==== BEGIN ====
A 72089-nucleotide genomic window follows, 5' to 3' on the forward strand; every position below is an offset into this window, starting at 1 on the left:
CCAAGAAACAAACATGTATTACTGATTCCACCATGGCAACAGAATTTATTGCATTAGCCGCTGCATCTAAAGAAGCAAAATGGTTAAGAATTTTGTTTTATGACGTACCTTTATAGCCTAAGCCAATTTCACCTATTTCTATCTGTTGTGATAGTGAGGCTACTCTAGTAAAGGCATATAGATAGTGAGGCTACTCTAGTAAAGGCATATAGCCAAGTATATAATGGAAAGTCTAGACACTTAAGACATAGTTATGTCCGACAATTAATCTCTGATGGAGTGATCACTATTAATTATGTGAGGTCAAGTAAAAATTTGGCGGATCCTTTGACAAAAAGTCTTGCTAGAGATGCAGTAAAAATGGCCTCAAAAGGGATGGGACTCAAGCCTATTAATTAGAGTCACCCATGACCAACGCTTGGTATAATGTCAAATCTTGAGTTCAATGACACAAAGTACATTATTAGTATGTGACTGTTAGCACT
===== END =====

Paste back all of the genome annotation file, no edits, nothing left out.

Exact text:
A 72089-nucleotide genomic window follows, 5' to 3' on the forward strand; every position below is an offset into this window, starting at 1 on the left:
CCAAGAAACAAACATGTATTACTGATTCCACCATGGCAACAGAATTTATTGCATTAGCCGCTGCATCTAAAGAAGCAAAATGGTTAAGAATTTTGTTTTATGACGTACCTTTATAGCCTAAGCCAATTTCACCTATTTCTATCTGTTGTGATAGTGAGGCTACTCTAGTAAAGGCATATAGATAGTGAGGCTACTCTAGTAAAGGCATATAGCCAAGTATATAATGGAAAGTCTAGACACTTAAGACATAGTTATGTCCGACAATTAATCTCTGATGGAGTGATCACTATTAATTATGTGAGGTCAAGTAAAAATTTGGCGGATCCTTTGACAAAAAGTCTTGCTAGAGATGCAGTAAAAATGGCCTCAAAAGGGATGGGACTCAAGCCTATTAATTAGAGTCACCCATGACCAACGCTTGGTATAATGTCAAATCTTGAGTTCAATGACACAAAGTACATTATTAGTATGTGACTGTTAGCACT